With the grounding of Academic Travel for the COVID-19 pandemic, students in Professor Bucher's course met with the OSCE via videoconference.

It’s been an intense month here at FUS, watching this global crisis evolve and adapting to keep our community safe. Last week was the first time since our inception 50 years ago that we’ve had to suspend the “travel” component of our academic travel week, an integral part of each semester here at FUS. Our participating professors had to quickly adjust plans, which had taken months to establish, to fulfill the informational aspects of each course.

One professor who saw it coming is Bernd Bucher, Associate Professor of Political Science. Each year, Professor Bucher takes students who sign up for his Introduction to International Relations travel course to Vienna (POL 101T). There, students visit three of the most influential organizations in the world; the OSCE, United Nations, and OPEC. They meet with top-level professionals who contribute to global policy-making every day and get answers to questions on fundamental concepts, such as how national powers interact, foreign policy creation, conflict negotiation, political economy, and international trade.

Professor Bucher believes that the experience is an invaluable opportunity. “While academics provide theoretical tools to analyze and understand how international organizations function, diplomats and actors involved in the day to day [functions] of diplomacy provide a particular and intriguing perspective.” He adds that speaking directly with these diplomats and actors gets students “in touch with the complexities of actual decision-making at a global level,” and that it “gives them a sense of a whole range of jobs and opportunities that are out there to discover through internships and professional networks.” To provide an example and sense of scale, consider that the work done by the Organization for Security and Co-operation in Europe (OSCE) actually encompasses three continents - North America, Europe and Asia - and more than a billion people.

This year, because of Professor Bucher’s quick action and the cooperation of the wonderful staff at the OSCE, students were still able to meet with the U.S. Mission to the OSCE Public Affairs Counselor, Mike Snyder via video-conference. He spoke with FUS about the U.S. Mission’s work and how they promote U.S. interests within the region. Students were curious about how the organization functions and how its financing works. They asked about changes in US positions on multilateralism. Some inquired about pathways to becoming a diplomat.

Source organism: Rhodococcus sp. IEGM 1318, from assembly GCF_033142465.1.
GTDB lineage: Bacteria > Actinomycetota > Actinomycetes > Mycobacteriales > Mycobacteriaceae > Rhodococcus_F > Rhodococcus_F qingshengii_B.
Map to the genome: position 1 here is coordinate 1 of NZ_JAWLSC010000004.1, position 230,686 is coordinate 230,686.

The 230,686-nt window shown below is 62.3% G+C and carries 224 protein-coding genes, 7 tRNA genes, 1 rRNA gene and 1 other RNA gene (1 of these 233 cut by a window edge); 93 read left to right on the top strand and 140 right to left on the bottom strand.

In a Facebook post referencing the event, Counselor Snyder stated, “We appreciate the students' interest, thoughtful questions, and wish them luck as future foreign policy experts.”

Professor Bucher plans to return to Vienna with FUS students next year, to visit the OSCE, UN, and OPEC as he has done in previous years. Before that happens, he hopes to bring in academic speakers like Dr. Julian Eckl, who recently spoke on Global Health Governance, and Prof. James W. Davis, who spoke about the Future of War last year. He and his department also plan to have speakers from the world of diplomacy, business, and NGOs.

“We have a few things scheduled, but given the current situation, I will wait with announcing anything at this point.“

It’s a smart move given the restrictions on universities being enforced by nations across the globe. In the meantime, our educators and staff are switching to virtual classrooms so that students can continue to learn from the comfort of their personal spaces. FUS is committed to doing everything we can to keep our community safe.